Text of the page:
With family still living in China, I became aware of the “new coronavirus” relatively early. After the first death in Wuhan was reported Jan. 11, I started calling home more frequently. An ominous feeling was in the air, like that of the 2003 SARS outbreak, which caused the cancellation of my wedding ceremony in Shanghai.

This year, again, I had been planning a major event – taking a group of Cheverus High School students to visit China in June. Several of them had been learning Chinese for years and had worked hard to make this trip happen. We fundraised throughout the fall and secured our funding by Christmas. On Jan. 18, our Chinese travel agency received our deposit; but within a week, it sent out an email regarding possible trip postponement or cancellation. On Feb. 7, a week after the World Health Organization declared a global health emergency, we canceled our trip to Beijing, Xi’an and Shanghai.

It was a relief, with students’ health and safety on the line, but also an unexpected loss. I went through a grieving process, not just over the trip, but also over the grim situation in China. One of my classes was researching Chinese geography, so I assigned a student to present on the city of Wuhan’s history and culture as well as infection and death tolls. I was hoping the students would gain a better understanding of the virus and the human suffering so that it would not be treated as a mystery or a joke. Their maturity and compassion soon outgrew those of politicians, who embraced racial invective to cover up their own failed responses to the virus.

On March 7, I invited another Chinese language teacher, Christie Barnes, to my music show at WMPG. She had to cancel a spring break trip to China with her students from Berwick Academy. We talked about her experience of learning Chinese and teaching English in China, how she cherished her encounters with the Chinese people, often pure strangers, and how she worried about her friends under lockdown in China. During the show, however, I also got a call from an unidentified person who shouted, “Wuhan! Wuhan! Coronavirus! Coronavirus!”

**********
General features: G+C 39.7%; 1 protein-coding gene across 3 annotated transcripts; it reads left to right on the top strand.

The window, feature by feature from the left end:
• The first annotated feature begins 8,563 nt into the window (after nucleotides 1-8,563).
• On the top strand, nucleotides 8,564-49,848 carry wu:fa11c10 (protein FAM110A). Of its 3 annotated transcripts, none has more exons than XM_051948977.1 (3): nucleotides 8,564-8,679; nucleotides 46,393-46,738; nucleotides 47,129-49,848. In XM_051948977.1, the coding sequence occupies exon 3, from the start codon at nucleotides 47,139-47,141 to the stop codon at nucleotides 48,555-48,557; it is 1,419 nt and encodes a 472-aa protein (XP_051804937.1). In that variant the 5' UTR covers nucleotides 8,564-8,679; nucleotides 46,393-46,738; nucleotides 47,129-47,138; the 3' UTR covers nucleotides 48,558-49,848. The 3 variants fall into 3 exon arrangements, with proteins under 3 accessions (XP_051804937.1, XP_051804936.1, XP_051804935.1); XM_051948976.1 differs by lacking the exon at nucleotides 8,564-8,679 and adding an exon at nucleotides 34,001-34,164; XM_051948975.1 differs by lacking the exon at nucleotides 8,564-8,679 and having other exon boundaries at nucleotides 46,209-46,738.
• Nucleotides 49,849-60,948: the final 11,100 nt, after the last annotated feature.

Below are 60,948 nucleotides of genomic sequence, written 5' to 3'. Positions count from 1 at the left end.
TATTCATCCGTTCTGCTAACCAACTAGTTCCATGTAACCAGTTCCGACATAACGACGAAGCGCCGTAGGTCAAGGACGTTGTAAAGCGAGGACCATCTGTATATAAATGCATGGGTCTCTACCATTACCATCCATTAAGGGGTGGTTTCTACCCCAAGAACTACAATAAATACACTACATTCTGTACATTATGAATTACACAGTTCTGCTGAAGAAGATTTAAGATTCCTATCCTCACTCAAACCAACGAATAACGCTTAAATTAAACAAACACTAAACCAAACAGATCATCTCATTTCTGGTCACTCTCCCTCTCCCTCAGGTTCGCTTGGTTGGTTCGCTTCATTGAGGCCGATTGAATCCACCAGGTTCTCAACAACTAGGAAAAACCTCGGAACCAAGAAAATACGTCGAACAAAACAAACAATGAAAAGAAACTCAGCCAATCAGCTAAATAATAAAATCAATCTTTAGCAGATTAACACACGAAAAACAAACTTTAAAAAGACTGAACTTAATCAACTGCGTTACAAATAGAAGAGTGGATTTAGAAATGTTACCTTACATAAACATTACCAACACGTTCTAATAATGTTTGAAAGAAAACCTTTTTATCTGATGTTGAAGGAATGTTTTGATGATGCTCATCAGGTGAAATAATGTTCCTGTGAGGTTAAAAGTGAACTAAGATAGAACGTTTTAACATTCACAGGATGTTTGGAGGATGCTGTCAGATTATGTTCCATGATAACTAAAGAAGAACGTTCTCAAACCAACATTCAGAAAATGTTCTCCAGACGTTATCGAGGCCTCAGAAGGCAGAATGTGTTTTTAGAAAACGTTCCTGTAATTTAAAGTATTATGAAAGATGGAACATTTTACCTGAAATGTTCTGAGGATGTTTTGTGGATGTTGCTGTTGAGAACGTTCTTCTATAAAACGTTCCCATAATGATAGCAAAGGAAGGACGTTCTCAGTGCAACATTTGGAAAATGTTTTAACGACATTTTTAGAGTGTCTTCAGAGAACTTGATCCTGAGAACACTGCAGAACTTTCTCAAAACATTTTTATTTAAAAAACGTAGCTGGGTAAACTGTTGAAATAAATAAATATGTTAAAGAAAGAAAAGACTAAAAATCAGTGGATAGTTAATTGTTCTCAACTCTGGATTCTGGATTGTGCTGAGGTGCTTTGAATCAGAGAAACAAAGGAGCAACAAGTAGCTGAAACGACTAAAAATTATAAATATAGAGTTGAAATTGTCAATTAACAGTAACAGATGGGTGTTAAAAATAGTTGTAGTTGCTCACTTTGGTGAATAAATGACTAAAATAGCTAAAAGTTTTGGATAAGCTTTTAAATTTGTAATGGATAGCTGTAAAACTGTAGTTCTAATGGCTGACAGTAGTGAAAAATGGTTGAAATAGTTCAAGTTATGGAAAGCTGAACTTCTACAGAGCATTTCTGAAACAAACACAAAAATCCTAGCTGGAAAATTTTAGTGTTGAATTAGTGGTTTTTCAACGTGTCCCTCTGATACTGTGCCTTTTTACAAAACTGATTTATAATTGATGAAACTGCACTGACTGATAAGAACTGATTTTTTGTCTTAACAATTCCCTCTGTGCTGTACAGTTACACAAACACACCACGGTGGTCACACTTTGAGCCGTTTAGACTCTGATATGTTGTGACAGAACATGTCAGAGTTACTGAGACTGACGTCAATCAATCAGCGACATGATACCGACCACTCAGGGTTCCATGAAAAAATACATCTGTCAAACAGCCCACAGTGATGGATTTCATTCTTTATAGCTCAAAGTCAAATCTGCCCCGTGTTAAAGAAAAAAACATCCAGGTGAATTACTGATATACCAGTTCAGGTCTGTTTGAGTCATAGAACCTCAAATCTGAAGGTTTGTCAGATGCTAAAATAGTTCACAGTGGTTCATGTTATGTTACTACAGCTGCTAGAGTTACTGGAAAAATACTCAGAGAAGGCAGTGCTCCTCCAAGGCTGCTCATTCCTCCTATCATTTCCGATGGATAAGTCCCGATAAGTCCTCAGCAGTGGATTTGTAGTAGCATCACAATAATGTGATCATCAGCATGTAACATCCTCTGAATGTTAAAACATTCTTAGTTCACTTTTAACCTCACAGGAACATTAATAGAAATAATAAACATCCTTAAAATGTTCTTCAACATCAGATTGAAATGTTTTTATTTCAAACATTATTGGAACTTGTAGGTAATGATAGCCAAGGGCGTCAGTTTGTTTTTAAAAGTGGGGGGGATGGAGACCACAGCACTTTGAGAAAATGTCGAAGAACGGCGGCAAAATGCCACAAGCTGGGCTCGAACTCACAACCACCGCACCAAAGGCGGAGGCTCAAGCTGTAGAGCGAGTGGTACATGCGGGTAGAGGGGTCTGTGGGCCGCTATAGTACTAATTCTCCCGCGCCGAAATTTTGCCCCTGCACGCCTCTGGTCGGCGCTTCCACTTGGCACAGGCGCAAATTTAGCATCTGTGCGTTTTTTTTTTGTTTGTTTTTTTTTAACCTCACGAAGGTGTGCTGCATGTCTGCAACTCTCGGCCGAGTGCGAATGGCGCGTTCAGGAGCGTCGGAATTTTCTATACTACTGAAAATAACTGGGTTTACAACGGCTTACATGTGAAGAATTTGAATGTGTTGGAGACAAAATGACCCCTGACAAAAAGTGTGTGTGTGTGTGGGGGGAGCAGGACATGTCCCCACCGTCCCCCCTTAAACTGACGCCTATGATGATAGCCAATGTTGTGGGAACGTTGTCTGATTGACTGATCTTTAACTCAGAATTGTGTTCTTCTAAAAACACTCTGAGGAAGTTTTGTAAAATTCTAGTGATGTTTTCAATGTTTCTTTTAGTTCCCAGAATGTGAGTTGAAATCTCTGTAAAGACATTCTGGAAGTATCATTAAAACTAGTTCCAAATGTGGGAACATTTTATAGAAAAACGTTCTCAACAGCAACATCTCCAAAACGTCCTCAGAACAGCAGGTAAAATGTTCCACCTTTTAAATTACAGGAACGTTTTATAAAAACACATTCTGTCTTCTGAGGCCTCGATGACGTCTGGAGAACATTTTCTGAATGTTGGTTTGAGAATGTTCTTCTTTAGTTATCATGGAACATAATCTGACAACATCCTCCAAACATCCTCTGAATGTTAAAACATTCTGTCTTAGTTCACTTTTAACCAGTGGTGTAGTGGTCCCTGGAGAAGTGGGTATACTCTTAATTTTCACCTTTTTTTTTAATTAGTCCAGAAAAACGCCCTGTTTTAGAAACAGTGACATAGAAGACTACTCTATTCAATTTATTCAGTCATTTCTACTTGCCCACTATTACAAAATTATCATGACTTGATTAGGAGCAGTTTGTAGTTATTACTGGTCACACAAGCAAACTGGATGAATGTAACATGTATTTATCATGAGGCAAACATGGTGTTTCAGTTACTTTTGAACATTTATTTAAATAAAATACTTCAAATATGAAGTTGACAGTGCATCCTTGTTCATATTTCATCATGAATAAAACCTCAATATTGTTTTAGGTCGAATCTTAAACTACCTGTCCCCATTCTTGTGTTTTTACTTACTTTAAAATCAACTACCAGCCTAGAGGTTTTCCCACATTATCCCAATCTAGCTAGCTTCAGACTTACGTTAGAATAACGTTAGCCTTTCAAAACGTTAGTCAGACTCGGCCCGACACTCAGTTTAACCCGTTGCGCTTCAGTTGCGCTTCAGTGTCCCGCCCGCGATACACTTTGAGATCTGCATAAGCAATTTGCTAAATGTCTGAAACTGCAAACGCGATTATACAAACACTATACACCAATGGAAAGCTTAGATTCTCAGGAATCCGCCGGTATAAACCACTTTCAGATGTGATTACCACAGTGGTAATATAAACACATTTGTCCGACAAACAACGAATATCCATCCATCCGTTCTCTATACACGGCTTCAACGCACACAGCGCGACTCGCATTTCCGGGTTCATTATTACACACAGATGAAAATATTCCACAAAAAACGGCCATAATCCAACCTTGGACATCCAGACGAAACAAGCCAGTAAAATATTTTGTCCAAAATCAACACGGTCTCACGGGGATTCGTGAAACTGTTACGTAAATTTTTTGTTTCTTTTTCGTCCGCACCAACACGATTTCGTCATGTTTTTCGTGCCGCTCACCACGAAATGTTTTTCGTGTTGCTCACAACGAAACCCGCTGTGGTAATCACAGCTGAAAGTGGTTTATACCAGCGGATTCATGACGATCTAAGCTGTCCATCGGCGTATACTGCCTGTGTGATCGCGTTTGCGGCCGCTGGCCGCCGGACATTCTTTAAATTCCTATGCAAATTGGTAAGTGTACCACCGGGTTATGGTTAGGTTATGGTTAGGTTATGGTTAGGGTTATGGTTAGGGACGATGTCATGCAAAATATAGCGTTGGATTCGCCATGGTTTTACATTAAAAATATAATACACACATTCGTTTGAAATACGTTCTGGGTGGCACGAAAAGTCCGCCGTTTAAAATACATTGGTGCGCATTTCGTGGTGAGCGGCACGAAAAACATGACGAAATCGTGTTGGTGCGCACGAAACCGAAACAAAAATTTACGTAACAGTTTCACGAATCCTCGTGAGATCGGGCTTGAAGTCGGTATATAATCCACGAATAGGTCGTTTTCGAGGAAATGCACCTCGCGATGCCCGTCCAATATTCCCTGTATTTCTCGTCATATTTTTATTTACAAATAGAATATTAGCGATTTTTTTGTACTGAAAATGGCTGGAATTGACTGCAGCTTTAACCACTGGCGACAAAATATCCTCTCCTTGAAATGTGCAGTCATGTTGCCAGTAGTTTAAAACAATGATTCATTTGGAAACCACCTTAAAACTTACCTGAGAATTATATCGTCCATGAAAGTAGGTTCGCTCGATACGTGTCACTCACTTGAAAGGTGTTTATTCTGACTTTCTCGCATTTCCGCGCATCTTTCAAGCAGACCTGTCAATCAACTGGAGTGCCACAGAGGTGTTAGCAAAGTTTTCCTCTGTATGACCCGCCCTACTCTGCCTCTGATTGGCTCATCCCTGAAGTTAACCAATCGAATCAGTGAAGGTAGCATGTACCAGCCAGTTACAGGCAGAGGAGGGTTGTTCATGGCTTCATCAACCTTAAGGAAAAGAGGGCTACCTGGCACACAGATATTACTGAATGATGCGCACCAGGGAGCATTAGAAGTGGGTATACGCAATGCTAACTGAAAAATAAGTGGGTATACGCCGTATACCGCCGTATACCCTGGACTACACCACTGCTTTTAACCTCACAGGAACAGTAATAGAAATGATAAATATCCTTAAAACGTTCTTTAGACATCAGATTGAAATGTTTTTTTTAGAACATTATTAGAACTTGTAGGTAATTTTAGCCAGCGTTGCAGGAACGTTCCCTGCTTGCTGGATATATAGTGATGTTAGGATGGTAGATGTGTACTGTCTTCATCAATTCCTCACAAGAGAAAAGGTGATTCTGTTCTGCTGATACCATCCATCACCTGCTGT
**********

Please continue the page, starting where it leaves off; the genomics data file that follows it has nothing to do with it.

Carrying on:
The call was disturbing but trivial compared to the many attacks on Chinese or East Asians in the U.S. They were spat upon, assaulted physically (even the elderly) and told to leave the country. COVID patients refused to be treated by Asian American doctors – though many Asian American medical professionals are saving lives on the front line. Over a six-week period from mid-March, San Francisco State University researchers received over 1,700 reports of coronavirus discrimination across America.

After WMPG’s Portland studio was closed, I made a few shows from home featuring traditional music recorded around the world: a love ballad from Romania, a mourning song from Zimbabwe, a dance tune from Bolivia or joyful chants from Tahiti. Music, just like Earth, has no borders. We are essentially one human race. We can appreciate music from other cultures because we share fundamental instincts and emotions. Recently, an astronaut aboard the International Space Station echoed this sentiment: “When you see the planet below, you don’t see borders, you don’t see the strife. You see this beautiful planet that we need to take care of.”

When concluding the spring semester, I taught my students one last character, “ren,” a key term in Confucianism, often translated as “humane” or “humanity.” A compound of two symbols – people and the numeral two – the character suggests an ideal way “to treat each other.”

The pandemic has tested our ability to treat each other with patience and kindness. I applaud my students for doing their part: They have endured prolonged isolation and the deprivation of normal educational, athletic and social activities to protect the general public, especially older adults, more than themselves.

I also reassure my students that they will have a chance to visit China someday despite the escalating Sino-U.S. tension. Governments may always contend for power and control, but we the people should never fear each other. COVID-19 has shown us that our world is connected more than ever by transportation and technology, so we must work with each other better than ever, within and beyond our communities, states and national borders.


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